Anliker wrestles her opponent to the ground in her Urbandale singlet. (Flaherty Photography)

    For now, most of the expectations Moreno has are for his athletes to try to enjoy the sport and learn about it, all with the hope they will return for another season, along with more wrestling star hopefuls. However, as the program continues to evolve, Moreno’s expectations will evolve with it. 

    “The program is going to continue to evolve, as all programs must, in order to be successful. Expectations will rise, and hopefully, we will begin to attract younger girls to try wrestling and get them involved with our youth clubs, as well as the Maroon Mat Club associated with Dowling. Youth programs are the foundation for any HS program’s success. As we continue to improve, so too will our presence in the community. I want people in the Metro area to know our program not just for wrestling but for the people of character we produce,” said Moreno. 

    Moreno has certainly done a great job at producing athletes of great character. Anliker has used the spotlight of being a star soccer player, track athlete, and now wrestler to further use her excellent character for good. Anliker has been vocal on social media about not stereotyping young women, especially athletes, for looks or personality traits. Anliker has been forced to deal with these stereotypes and unfair assumptions for her entire high school career. Her newfound sport of wrestling has provided no exception.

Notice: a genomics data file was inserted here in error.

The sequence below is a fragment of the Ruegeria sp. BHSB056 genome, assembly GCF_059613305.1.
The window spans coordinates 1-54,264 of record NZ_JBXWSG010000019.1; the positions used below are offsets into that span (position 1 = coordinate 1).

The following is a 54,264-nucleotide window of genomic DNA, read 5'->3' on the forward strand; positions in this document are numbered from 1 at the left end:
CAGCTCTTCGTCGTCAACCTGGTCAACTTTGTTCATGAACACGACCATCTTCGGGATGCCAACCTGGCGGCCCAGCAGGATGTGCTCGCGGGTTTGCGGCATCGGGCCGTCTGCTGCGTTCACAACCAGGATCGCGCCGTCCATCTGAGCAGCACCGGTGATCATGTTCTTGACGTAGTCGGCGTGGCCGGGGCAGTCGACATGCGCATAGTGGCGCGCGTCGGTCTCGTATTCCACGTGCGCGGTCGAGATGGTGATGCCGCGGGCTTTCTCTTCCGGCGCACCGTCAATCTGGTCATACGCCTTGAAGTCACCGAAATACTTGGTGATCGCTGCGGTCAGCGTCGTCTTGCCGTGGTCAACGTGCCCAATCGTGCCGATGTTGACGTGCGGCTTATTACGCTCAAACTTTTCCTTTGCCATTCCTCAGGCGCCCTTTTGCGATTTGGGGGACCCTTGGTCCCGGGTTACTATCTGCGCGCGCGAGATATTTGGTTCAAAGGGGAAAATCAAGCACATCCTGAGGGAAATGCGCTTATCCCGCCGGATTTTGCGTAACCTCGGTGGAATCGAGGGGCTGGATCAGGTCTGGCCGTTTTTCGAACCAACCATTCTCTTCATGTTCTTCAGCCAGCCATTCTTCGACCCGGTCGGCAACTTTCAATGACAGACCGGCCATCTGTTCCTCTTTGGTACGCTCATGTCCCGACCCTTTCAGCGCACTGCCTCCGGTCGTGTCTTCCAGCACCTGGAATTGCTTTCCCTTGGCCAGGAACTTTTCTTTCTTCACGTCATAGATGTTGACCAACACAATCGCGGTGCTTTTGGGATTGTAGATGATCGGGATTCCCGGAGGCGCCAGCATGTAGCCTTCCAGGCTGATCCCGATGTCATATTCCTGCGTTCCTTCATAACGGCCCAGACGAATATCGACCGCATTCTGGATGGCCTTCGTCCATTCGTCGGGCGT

Anliker in action during a match from this season. (Flaherty Photography)

    “I would love to be able to just wrestle and love the sport, but as the season has progressed wrestling has only opened my eyes even more to the problem of stereotypes that exist in high school sports. If speaking about these problems broadens my platform, that’s great, we need to get conversations going on about this problem, but that was never the original intent [for going out for wrestling],” stated Anliker. 

    These issues, however, have not stopped Anliker from enjoying the sport and proudly wearing the Urbandale singlet. 

    “My coach, along with the Urbandale boys coach, have welcomed us like family, always making sure we feel welcome into their wrestling room and their community. I love wearing the Urbandale singlet because it represents where I’ve come from and who has shaped me to become the wrestler I am,” said Anliker. 

    As wrestlers like Anliker continue to help the sport of girls’ wrestling evolve in the state of Iowa, Dowling Catholic will continue to support the progression of this sport all the way. 

    Athletic Director and Head Football Coach, Tom Wilson, said, “I think the opportunity for our girls to compete in another sport is fantastic. It is new, they are making history and that is exciting. Way back in the day when I was growing up, volleyball didn’t exist at a lot of schools. Look at volleyball now. Girls’ wrestling has a chance to grow.”

    Girls’ wrestling truly does have a chance to grow, and The Dowling Catholic Maroons will aim to be a large part of that. 

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    About the Contributor
    Flynn Milligan
    Flynn Milligan, Editor-in-Chief
    Flynn Milligan is a senior at Dowling Catholic. He is a member of the varsity Cross Country and Track teams. When he isn’t running you can find him reading a magazine, watching his favorite movies, or editing the Dowling Catholic Post. Flynn plans to attend The University of Iowa to run Cross country and Track while studying Journalism with an emphasis on sports broadcasting. Flynn is currently on Season 2 of Friends.